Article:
(check against delivery)
Statement by Ms. Asako Okai, Minister Counsellor,
Permanent Mission of Japan to the United Nations
At the Open Debate of the Security Council
On “Maintenance of international peace and security: conflict prevention and natural resources”
19 June 2013
I would like to thank the U.K. for its timely initiative to hold this Open Debate on conflict prevention and natural resources.
If managed correctly, natural resources can serve as a growth engine by increasing investments, state revenue, and employment opportunities. However, weak management of these resources, in particular, illegal exploitation and trading of extractive resources, may trigger and perpetuate conflicts. The international community, therefore, must engage with this issue in a coherent and coordinated manner, in an effort to build the management capacity of resource-rich yet conflict-affected countries.
Japan, in its capacity as the Chair of the Working Group on Lessons Learned of the Peacebuilding Commission (PBC), has addressed this topic in the past. More specifically, the meeting on 8 July 2011, which was devoted to “Economic Revitalization and Youth Employment for Peacebuilding”, generated some useful lessons on natural resource management that I wish to share with the Council today.
First, resource management is dealt with by multiple actors and is composed of multiple dimensions, including sanctions, peace negotiations, law enforcement, regulatory and transparency regimes, human rights, and environmental concerns. The international community must do more to take coordinated actions to respond to the problem. In this regard, the PBC, while it is not in a position to take the lead in all aspects of natural resource management, can take the initiative in the area of peacebuilding and coalesce all stakeholders to develop a coherent approach. For example, the PBC should facilitate the integration of natural resource issues into peacebuilding strategies, as well as in the context of security and justice sector reforms. It can also reach out to relevant institutions if gaps are identified in terms of financial and technical assistance to improve revenue management or increase transparency.
Second, post-conflict populations should be able to benefit from peace dividends derived from natural resources extracted from their own soil, otherwise they can risk relapsing into conflicts. The efforts for conflict prevention and effective resource management should always include this perspective. Assisting diversification and value addition of extractive industries also serves this purpose. We intend to further explore this theme in the upcoming meeting of the PBC’s Working Group on Lessons Learned scheduled for 10 July. As part of our discussion on domestic resource mobilization, we intend to shed light on the important linkage between the revenue raised and the actual service delivery on the ground to avoid recurrence of conflicts.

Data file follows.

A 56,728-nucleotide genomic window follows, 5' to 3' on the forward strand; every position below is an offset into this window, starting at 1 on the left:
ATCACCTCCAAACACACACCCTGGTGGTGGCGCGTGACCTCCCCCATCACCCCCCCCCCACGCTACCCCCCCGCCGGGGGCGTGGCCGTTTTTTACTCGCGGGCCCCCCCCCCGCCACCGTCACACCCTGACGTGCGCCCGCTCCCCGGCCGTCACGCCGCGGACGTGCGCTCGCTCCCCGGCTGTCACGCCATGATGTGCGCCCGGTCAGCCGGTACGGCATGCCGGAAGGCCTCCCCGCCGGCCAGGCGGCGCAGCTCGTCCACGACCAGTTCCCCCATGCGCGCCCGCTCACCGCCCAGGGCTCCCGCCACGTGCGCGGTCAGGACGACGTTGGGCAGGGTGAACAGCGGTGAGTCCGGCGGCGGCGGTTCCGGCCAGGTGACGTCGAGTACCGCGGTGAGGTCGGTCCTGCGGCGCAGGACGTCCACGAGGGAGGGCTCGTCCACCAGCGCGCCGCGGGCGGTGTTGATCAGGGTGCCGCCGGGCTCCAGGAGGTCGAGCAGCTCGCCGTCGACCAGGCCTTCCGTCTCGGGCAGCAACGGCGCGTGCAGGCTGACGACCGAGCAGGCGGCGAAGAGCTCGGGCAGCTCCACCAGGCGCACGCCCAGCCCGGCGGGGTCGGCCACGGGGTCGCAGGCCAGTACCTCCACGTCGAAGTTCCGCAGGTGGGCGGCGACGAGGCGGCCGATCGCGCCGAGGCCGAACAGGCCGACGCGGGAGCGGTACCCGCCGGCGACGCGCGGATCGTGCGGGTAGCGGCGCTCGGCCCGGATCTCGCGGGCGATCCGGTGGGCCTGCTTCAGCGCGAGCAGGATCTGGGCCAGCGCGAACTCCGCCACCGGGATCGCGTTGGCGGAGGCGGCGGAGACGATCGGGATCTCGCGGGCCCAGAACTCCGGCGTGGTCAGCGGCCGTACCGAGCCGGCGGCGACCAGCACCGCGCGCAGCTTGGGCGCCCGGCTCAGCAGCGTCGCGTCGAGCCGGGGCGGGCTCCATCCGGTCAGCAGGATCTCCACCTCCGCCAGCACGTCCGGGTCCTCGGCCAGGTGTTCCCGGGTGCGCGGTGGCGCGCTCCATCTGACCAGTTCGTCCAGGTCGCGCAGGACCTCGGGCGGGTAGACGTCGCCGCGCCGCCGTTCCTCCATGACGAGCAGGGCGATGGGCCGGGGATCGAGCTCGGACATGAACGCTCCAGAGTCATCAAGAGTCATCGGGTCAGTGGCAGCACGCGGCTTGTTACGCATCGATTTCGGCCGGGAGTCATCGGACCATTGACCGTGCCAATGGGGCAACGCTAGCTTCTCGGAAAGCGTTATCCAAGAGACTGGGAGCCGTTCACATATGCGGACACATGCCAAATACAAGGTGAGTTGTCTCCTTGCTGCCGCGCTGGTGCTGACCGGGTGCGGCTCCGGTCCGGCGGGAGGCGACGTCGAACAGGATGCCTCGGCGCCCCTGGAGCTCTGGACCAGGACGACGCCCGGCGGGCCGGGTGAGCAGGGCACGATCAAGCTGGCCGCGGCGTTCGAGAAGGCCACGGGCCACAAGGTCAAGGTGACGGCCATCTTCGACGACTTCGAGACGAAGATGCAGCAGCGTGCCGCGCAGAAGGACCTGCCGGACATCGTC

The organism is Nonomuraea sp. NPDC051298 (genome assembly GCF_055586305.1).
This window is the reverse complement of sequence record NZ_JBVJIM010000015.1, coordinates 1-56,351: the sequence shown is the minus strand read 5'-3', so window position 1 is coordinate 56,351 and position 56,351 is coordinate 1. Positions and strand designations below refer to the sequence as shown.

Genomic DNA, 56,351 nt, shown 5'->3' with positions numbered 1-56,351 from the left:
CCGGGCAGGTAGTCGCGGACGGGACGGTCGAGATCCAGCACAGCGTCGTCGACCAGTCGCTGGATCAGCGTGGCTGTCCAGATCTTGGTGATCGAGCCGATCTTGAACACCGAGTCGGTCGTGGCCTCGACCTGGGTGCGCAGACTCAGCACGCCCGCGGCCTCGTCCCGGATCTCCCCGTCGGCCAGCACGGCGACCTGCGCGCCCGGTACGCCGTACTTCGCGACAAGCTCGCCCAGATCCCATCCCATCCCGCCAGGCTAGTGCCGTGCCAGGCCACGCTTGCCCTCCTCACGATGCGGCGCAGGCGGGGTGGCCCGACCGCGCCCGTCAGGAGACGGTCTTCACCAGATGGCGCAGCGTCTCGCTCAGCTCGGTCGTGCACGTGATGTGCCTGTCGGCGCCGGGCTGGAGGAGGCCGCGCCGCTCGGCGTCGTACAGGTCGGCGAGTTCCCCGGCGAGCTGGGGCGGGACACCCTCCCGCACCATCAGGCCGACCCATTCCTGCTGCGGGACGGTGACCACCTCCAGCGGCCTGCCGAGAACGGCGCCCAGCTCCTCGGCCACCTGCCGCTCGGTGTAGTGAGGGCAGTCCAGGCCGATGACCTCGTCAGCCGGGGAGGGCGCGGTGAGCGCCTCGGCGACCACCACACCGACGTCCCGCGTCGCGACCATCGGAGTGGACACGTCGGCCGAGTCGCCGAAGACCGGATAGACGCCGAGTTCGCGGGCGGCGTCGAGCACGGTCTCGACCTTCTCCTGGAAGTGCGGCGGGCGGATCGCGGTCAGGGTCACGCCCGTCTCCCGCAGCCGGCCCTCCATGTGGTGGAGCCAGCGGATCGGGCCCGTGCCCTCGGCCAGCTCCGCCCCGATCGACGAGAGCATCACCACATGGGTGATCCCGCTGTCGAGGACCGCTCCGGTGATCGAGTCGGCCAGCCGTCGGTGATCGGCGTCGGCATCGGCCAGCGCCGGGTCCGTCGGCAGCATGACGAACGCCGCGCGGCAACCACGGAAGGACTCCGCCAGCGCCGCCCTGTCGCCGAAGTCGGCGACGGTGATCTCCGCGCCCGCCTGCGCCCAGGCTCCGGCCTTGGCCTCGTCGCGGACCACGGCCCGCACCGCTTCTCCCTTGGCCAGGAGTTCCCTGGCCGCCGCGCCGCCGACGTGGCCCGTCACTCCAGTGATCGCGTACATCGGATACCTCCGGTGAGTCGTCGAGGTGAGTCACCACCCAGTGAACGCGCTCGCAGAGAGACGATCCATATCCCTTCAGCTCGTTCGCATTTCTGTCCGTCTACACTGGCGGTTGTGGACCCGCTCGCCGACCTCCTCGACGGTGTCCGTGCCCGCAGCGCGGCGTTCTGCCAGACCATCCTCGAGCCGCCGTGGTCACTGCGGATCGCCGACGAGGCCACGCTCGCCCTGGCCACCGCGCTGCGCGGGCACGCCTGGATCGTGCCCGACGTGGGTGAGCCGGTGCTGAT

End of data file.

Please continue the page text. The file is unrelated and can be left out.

Third, voluntary initiatives such as the Extractive Industry Transparency Initiative (EITI) and the Kimberly Process Certification Scheme (KPCS) are vital. Compliance with these initiatives will enhance the governance of resource-rich countries and corporate values of the private sector. In addition, the Working Group meeting highlighted the role of civil society and the internet in improving transparency, using the example of Liberia, where the government publishes mining contracts on a website to enhance confidence in contracts negotiated with private companies.
Japan, in its national capacity, has also contributed to assisting better management of natural resources.
First, improving the effectiveness of the sanctions regimes is of critical importance in restricting the flow of illicit resources. The Permanent Mission of Japan has been co-hosting a series of roundtables in order to enhance the understanding of these regimes and strengthen non-proliferation efforts.
Second, Japan has been supporting the improvement of livelihood and welfare of population in the conflict-affected mining areas, including through a project for Peace Consolidation in Mining Area in North Kivu, as well as humanitarian assistances in the Eastern Region of the Democratic Republic of the Congo, based on the concept of human security. A fair and balanced distribution of peace dividend in conflict-torn areas will enhance national reconciliation efforts.
Third, Japan has supported the expansion of various international initiatives such as the OECD Due Diligence Guidance for Responsible Supply Chains of Minerals from Conflict-Affected and High Risk Areas, and the Extractive Industry Transparency Initiative (EITI), through contribution to its Multi-Donor Trust Fund in the case of the latter. In order for these initiatives to genuinely take effect, there needs to be a wider acceptance of such initiatives.
Lastly, the outcome document of the Fifth Tokyo International Conference on African Development (TICAD V), just held earlier this month, stipulates to “promote sustainable management of all Africa’s natural resources and conservation of biodiversity.” Japan is committed to promoting sustainable and resilient growth in Africa, in addition to supporting its efforts to maintain peace and stability.
I thank you, Mr. President.